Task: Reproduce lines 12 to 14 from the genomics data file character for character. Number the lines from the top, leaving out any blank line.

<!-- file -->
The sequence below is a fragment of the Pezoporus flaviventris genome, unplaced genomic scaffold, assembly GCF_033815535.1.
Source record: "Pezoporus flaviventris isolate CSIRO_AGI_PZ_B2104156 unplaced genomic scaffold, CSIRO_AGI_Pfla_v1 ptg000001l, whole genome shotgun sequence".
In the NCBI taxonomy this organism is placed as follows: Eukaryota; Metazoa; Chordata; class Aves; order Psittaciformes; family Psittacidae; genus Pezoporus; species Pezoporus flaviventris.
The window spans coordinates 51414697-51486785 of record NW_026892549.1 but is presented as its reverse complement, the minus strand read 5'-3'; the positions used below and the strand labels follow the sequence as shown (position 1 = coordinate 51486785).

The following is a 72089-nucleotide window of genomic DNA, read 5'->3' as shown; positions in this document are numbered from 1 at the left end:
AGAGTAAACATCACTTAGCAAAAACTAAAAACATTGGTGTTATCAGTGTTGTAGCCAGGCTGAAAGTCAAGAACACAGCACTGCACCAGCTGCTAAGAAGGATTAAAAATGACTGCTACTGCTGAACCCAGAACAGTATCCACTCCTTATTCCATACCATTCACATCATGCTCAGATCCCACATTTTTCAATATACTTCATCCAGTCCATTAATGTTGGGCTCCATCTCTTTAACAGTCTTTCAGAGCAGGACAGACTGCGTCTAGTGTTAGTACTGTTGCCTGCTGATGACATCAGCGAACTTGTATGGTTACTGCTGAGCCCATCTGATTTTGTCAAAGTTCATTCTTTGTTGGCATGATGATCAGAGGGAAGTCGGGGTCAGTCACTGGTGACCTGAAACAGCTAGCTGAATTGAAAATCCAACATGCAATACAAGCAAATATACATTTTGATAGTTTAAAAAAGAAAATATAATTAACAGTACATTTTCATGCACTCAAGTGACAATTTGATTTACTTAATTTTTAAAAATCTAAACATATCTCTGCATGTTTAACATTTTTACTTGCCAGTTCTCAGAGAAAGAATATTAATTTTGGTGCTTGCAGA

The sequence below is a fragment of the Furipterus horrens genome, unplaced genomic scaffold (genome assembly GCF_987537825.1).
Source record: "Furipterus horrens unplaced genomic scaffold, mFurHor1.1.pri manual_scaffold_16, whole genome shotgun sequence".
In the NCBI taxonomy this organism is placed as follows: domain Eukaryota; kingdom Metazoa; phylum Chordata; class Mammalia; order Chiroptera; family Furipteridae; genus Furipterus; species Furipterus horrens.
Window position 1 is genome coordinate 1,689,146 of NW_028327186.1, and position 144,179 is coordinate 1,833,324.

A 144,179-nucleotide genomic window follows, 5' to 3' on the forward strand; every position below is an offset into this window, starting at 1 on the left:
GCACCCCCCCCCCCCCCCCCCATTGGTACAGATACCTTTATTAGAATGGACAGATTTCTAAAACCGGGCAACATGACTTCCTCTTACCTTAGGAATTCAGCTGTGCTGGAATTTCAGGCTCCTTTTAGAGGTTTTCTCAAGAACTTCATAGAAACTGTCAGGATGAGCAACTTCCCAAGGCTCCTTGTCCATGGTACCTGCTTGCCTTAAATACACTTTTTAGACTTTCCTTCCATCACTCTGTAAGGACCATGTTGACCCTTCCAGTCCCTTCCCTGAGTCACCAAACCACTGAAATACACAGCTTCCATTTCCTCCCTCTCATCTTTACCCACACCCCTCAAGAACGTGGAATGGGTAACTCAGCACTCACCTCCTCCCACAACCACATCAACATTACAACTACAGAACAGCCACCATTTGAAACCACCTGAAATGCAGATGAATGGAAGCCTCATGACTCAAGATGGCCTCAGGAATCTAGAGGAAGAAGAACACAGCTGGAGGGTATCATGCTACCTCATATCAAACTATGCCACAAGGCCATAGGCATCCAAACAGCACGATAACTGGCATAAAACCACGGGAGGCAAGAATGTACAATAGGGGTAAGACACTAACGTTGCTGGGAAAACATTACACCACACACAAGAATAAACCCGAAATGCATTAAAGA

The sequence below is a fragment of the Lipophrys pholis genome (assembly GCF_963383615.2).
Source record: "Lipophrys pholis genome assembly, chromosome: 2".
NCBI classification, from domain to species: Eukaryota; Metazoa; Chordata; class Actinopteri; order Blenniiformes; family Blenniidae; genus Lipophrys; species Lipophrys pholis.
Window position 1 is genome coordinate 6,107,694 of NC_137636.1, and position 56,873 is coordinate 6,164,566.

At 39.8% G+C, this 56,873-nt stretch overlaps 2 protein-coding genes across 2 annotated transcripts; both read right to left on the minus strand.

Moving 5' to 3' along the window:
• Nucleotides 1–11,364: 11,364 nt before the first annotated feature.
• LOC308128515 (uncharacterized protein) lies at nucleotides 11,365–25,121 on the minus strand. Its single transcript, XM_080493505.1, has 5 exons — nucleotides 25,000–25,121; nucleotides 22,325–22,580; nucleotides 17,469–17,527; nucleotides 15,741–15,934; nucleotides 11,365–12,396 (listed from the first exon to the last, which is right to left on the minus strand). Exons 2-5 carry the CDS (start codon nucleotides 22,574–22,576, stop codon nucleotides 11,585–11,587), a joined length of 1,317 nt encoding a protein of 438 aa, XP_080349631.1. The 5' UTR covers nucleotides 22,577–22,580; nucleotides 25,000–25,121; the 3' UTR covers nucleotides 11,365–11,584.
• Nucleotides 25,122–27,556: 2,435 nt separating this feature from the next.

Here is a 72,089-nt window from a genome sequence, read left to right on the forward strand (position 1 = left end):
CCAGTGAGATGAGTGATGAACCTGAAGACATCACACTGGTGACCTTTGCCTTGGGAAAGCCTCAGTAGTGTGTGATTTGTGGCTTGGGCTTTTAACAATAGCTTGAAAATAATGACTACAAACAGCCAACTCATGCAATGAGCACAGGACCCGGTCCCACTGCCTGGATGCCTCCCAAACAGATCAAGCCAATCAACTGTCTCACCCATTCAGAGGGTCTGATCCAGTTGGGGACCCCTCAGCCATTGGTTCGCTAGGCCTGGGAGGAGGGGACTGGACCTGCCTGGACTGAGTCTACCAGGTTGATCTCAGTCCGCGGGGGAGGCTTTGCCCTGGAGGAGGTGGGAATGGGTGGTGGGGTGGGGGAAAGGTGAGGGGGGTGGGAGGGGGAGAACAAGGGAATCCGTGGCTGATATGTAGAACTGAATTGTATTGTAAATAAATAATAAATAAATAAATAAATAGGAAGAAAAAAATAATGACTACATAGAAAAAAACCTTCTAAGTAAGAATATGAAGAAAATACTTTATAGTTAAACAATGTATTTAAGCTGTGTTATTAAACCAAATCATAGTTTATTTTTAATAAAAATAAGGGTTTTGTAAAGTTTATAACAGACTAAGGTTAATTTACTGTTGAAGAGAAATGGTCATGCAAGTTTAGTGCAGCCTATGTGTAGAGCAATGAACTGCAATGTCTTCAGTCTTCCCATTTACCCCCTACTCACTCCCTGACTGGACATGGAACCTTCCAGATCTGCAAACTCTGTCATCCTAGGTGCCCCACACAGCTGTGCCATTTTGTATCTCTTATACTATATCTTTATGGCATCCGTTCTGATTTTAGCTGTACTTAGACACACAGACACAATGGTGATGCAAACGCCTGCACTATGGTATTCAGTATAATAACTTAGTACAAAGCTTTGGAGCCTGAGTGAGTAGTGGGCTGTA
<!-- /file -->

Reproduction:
GCACCCCCCCCCCCCCCCCCCATTGGTACAGATACCTTTATTAGAATGGACAGATTTCTAAAACCGGGCAACATGACTTCCTCTTACCTTAGGAATTCAGCTGTGCTGGAATTTCAGGCTCCTTTTAGAGGTTTTCTCAAGAACTTCATAGAAACTGTCAGGATGAGCAACTTCCCAAGGCTCCTTGTCCATGGTACCTGCTTGCCTTAAATACACTTTTTAGACTTTCCTTCCATCACTCTGTAAGGACCATGTTGACCCTTCCAGTCCCTTCCCTGAGTCACCAAACCACTGAAATACACAGCTTCCATTTCCTCCCTCTCATCTTTACCCACACCCCTCAAGAACGTGGAATGGGTAACTCAGCACTCACCTCCTCCCACAACCACATCAACATTACAACTACAGAACAGCCACCATTTGAAACCACCTGAAATGCAGATGAATGGAAGCCTCATGACTCAAGATGGCCTCAGGAATCTAGAGGAAGAAGAACACAGCTGGAGGGTATCATGCTACCTCATATCAAACTATGCCACAAGGCCATAGGCATCCAAACAGCACGATAACTGGCATAAAACCACGGGAGGCAAGAATGTACAATAGGGGTAAGACACTAACGTTGCTGGGAAAACATTACACCACACACAAGAATAAACCCGAAATGCATTAAAGA

The sequence below is a fragment of the Lipophrys pholis genome (assembly GCF_963383615.2).
Source record: "Lipophrys pholis genome assembly, chromosome: 2".